18 REASONS WHY MY HAPPINESS COMPASS POINTS OUTSIDE THE UNITED STATES OF AMERICA



I'm an American.


That means that I'm already where everyone else in the world wants to be in order to have that "American Dream". A lot of people outside the United States thinks of coming here as the way to “move on up” as shown here, here, and yes, even one of Michelle Obama’s speeches here.


You know . . . each family member has their own car, we have 4,000 square foot homes fully stocked with all the Pinterest-able and Instagram-able fixins, we have well-paid careers or we are well-to-do entrepreneurs, and we are the happy nuclear family with 2.3 kids that are always ready to pose for that family photo - all of that upward mobility as long as you're willing to work for it. At least, that's what we're good at showcasing on these media outlets and these internets (and yes, I meant to spell it that way).


Consumers & Users by Kaboompics @ Pexels
Consumers & Users by Kaboompics @ Pexels

What advertising (and dare I say prop-paah-gaan-daah . . . in my English teacher trying to help you sound out the word voice) doesn't show is that that car payments and car insurance can cost almost as much as our housing payments; the cost of home ownership is so far out of reach, that many folks just don't bother; unless you're in STEM or TECH, high-paying jobs are far and few in between; and that picture perfect family is not as normal as projected. Now, I know what you're thinking . . . and before you say, "You know how many people are dying to come to this country (in your you should be grateful voice) . . . or . . ."Off with her head" (in your White Queen of Alice in Wonderland voice) . . . or . . . "All countries have problems" (in your entitled spoiled brat voice) . . . or even . . . "I think you're overreacting" (in your couldn't care less voice), I recognize that these are broad-stroke generalizations, but when you add my identity of Black to American, those generalizations of "The American Dream" become a realistic obstacle course, and for some, "The American Nightmare."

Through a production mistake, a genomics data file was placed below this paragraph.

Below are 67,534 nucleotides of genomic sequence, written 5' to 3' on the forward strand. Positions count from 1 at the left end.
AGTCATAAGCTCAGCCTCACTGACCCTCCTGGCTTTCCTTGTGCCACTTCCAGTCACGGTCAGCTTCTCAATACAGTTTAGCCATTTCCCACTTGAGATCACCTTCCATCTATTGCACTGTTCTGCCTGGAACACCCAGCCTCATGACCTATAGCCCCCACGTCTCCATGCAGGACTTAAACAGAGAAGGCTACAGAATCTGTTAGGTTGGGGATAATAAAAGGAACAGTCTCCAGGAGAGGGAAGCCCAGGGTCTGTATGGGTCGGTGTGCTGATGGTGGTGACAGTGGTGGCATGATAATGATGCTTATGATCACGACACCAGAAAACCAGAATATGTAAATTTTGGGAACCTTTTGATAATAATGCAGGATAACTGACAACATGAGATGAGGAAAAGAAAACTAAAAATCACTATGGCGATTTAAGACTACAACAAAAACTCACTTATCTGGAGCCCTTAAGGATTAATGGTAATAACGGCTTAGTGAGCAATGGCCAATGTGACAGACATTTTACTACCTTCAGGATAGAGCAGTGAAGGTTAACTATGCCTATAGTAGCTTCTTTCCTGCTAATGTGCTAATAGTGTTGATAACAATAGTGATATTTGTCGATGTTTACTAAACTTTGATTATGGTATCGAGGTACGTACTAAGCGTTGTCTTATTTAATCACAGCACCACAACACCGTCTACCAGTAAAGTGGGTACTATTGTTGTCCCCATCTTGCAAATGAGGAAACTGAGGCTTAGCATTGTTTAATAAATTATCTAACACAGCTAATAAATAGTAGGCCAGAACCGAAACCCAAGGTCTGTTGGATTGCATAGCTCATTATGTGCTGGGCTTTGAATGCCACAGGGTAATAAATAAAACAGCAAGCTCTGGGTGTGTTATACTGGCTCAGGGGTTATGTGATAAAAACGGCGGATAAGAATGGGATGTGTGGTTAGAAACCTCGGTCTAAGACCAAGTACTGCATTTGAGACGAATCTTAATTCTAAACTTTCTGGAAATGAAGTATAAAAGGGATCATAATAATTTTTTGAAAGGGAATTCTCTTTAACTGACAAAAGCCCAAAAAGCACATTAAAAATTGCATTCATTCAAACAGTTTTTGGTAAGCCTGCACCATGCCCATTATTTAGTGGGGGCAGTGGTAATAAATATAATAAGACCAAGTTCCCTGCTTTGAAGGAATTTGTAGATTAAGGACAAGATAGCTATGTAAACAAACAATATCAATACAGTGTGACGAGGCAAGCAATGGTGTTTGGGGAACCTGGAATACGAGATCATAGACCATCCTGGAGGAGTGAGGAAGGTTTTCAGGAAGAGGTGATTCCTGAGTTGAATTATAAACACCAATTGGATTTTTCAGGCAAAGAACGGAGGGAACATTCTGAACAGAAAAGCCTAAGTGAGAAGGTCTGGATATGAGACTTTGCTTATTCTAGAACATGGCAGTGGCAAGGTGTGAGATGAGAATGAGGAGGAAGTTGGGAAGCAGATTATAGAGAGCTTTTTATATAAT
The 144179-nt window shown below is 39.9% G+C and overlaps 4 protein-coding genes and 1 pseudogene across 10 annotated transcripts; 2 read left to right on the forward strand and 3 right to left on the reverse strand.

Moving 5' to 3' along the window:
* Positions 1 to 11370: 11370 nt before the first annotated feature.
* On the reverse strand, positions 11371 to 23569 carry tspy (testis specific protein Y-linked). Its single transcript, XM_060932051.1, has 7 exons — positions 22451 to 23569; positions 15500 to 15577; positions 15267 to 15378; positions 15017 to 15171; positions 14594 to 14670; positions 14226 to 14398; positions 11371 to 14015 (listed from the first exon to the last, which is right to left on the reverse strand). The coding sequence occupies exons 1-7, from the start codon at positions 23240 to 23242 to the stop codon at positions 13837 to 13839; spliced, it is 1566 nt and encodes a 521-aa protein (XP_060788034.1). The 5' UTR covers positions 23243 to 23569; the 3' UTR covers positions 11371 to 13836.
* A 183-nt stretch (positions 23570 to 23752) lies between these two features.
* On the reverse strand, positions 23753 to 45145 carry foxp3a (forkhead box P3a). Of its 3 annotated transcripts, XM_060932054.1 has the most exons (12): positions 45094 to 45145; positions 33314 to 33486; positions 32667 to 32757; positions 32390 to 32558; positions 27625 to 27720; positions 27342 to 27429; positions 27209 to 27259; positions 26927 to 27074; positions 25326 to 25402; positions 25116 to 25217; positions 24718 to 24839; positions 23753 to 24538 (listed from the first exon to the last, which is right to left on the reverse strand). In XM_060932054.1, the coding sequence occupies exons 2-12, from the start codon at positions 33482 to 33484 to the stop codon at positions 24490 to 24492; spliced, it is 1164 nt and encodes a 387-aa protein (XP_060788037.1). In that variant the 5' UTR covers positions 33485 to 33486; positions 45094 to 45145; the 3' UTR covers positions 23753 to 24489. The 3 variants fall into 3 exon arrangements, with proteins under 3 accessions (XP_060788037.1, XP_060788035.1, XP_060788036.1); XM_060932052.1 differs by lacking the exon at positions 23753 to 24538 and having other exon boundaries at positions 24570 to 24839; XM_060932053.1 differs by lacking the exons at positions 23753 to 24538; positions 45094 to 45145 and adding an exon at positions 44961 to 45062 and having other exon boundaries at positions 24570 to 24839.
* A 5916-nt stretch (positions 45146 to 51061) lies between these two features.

So, at first, I did give it "That good ol' college try."


I grew up in a single-parent household where I experienced a lot of childhood abuse and trauma. Add to that my public school education that only showed a video of a horrifically bloody childbirth and a parent whose best version of sex education included the words verbatim, "You stay away from those no good ass muthafuckin' niggas . . . you heard what the fuck I said!" So, abused and unloved, not long into puberty, I went to "look for love in all the wrong places", and became that all-too-well-known poor Black girl stereotype of being a teen mom at the age of 15, and was unapologetically thrusted face-first into the real world. I mean, shit was ruff. Shortly after becoming a mommy, I became a part of the hidden homeless (more commonly known as "couch surfing" or floor squatting") and I dropped out of high school. But later, I was directed to register in an alternative school for "troubled youth", graduated, and did what I was expected to do - get a damn job - any job.


Like many others in poverty-stricken neighborhoods, I was given the prescription of a college education being the cure all to having “The American Dream”. Not just for financial gain, but to gain the respect and freedoms of being an American. So, I pulled myself up my raggedy ass bootstraps and worked hard to not only get my Bachelor degree, but my Master’s degree. I obtained sustainable and respectable employment. I rented apartments in great neighborhoods so that my daughter could go to “good schools”. I became friends and colleagues with the right people. I became a member of great social circles in society. I did what the American narrative told me to, but some things just felt . . . off.